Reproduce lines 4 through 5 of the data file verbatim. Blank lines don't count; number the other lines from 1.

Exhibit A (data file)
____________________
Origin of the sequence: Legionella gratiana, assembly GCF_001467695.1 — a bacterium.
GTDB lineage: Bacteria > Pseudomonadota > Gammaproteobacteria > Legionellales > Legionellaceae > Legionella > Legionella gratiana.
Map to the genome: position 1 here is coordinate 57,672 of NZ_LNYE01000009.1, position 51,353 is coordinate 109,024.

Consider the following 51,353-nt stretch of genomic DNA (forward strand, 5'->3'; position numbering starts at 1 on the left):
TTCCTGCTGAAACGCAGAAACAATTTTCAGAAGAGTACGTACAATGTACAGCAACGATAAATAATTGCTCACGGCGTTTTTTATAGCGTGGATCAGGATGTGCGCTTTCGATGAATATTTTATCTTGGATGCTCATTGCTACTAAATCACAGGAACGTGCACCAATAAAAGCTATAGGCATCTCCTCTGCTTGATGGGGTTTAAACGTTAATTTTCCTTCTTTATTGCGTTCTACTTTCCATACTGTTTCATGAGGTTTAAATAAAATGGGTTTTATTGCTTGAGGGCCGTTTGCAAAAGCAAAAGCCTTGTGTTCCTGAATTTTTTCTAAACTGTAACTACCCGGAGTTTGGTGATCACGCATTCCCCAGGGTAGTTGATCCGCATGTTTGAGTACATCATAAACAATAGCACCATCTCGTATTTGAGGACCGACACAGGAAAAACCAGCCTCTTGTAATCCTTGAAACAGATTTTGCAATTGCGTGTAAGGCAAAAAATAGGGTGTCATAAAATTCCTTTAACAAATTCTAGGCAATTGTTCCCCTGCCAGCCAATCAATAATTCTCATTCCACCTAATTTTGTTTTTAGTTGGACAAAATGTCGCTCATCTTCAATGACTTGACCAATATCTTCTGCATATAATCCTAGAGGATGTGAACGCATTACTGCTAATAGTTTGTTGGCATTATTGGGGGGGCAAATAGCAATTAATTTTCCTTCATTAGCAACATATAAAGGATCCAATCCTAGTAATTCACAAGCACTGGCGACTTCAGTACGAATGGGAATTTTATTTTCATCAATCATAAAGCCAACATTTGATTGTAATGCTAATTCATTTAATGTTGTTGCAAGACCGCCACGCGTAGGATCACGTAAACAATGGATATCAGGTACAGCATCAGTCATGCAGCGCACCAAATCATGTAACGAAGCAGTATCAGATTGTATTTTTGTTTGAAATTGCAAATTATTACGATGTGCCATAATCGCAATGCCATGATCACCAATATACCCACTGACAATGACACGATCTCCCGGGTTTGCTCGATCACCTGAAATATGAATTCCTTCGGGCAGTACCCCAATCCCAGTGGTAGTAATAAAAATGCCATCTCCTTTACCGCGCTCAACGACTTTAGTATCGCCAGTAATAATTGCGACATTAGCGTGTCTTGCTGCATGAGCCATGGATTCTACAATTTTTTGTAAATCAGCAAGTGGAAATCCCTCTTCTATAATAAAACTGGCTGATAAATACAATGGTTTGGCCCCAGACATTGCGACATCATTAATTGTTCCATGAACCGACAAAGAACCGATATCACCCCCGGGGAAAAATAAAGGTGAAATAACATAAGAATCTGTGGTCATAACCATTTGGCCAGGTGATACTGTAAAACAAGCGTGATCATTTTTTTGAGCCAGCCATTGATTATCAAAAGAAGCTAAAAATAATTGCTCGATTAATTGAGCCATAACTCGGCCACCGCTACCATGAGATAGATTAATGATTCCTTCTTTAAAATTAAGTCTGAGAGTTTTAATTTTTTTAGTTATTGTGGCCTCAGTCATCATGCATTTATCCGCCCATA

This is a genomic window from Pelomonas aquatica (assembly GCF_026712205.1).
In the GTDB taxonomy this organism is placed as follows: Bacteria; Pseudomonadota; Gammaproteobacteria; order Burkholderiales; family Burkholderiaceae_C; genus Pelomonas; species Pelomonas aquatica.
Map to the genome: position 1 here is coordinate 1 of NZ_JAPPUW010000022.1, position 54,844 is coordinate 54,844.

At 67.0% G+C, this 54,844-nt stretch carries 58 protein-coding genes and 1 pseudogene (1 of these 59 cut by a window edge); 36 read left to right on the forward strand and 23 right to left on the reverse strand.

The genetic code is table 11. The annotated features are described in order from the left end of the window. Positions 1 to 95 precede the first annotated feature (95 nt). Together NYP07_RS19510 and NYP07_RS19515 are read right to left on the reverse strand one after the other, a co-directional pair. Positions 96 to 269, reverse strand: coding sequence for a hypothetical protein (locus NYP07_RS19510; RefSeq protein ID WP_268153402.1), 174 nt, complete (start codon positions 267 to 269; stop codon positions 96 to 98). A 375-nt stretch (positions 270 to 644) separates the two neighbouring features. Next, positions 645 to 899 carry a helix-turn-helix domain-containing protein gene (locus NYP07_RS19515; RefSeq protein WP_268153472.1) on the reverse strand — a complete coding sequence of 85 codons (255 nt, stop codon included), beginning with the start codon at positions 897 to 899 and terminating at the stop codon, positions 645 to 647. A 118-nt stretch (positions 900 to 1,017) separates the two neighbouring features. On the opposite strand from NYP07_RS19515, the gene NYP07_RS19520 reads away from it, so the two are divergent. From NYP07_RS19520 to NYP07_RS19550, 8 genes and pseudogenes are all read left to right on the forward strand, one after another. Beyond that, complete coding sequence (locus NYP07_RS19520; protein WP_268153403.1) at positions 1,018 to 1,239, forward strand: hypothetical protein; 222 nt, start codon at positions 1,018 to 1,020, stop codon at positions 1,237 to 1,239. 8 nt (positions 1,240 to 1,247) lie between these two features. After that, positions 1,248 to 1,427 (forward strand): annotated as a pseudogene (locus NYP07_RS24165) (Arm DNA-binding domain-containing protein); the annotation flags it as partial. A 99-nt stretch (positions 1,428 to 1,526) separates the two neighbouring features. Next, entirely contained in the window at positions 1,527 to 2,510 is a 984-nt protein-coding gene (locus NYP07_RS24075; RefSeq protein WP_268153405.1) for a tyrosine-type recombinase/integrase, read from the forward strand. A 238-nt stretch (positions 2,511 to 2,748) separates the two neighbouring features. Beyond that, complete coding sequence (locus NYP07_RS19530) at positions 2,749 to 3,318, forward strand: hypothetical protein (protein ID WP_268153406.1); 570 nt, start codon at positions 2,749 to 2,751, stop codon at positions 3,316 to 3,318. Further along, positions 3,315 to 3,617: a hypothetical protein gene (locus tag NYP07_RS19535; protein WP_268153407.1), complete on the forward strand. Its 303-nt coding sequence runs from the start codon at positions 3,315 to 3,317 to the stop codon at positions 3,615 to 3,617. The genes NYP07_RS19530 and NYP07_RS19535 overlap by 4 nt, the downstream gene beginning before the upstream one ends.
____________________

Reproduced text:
Consider the following 51,353-nt stretch of genomic DNA (forward strand, 5'->3'; position numbering starts at 1 on the left):
TTCCTGCTGAAACGCAGAAACAATTTTCAGAAGAGTACGTACAATGTACAGCAACGATAAATAATTGCTCACGGCGTTTTTTATAGCGTGGATCAGGATGTGCGCTTTCGATGAATATTTTATCTTGGATGCTCATTGCTACTAAATCACAGGAACGTGCACCAATAAAAGCTATAGGCATCTCCTCTGCTTGATGGGGTTTAAACGTTAATTTTCCTTCTTTATTGCGTTCTACTTTCCATACTGTTTCATGAGGTTTAAATAAAATGGGTTTTATTGCTTGAGGGCCGTTTGCAAAAGCAAAAGCCTTGTGTTCCTGAATTTTTTCTAAACTGTAACTACCCGGAGTTTGGTGATCACGCATTCCCCAGGGTAGTTGATCCGCATGTTTGAGTACATCATAAACAATAGCACCATCTCGTATTTGAGGACCGACACAGGAAAAACCAGCCTCTTGTAATCCTTGAAACAGATTTTGCAATTGCGTGTAAGGCAAAAAATAGGGTGTCATAAAATTCCTTTAACAAATTCTAGGCAATTGTTCCCCTGCCAGCCAATCAATAATTCTCATTCCACCTAATTTTGTTTTTAGTTGGACAAAATGTCGCTCATCTTCAATGACTTGACCAATATCTTCTGCATATAATCCTAGAGGATGTGAACGCATTACTGCTAATAGTTTGTTGGCATTATTGGGGGGGCAAATAGCAATTAATTTTCCTTCATTAGCAACATATAAAGGATCCAATCCTAGTAATTCACAAGCACTGGCGACTTCAGTACGAATGGGAATTTTATTTTCATCAATCATAAAGCCAACATTTGATTGTAATGCTAATTCATTTAATGTTGTTGCAAGACCGCCACGCGTAGGATCACGTAAACAATGGATATCAGGTACAGCATCAGTCATGCAGCGCACCAAATCATGTAACGAAGCAGTATCAGATTGTATTTTTGTTTGAAATTGCAAATTATTACGATGTGCCATAATCGCAATGCCATGATCACCAATATACCCACTGACAATGACACGATCTCCCGGGTTTGCTCGATCACCTGAAATATGAATTCCTTCGGGCAGTACCCCAATCCCAGTGGTAGTAATAAAAATGCCATCTCCTTTACCGCGCTCAACGACTTTAGTATCGCCAGTAATAATTGCGACATTAGCGTGTCTTGCTGCATGAGCCATGGATTCTACAATTTTTTGTAAATCAGCAAGTGGAAATCCCTCTTCTATAATAAAACTGGCTGATAAATACAATGGTTTGGCCCCAGACATTGCGACATCATTAATTGTTCCATGAACCGACAAAGAACCGATATCACCCCCGGGGAAAAATAAAGGTGAAATAACATAAGAATCTGTGGTCATAACCATTTGGCCAGGTGATACTGTAAAACAAGCGTGATCATTTTTTTGAGCCAGCCATTGATTATCAAAAGAAGCTAAAAATAATTGCTCGATTAATTGAGCCATAACTCGGCCACCGCTACCATGAGATAGATTAATGATTCCTTCTTTAAAATTAAGTCTGAGAGTTTTAATTTTTTTAGTTATTGTGGCCTCAGTCATCATGCATTTATCCGCCCATA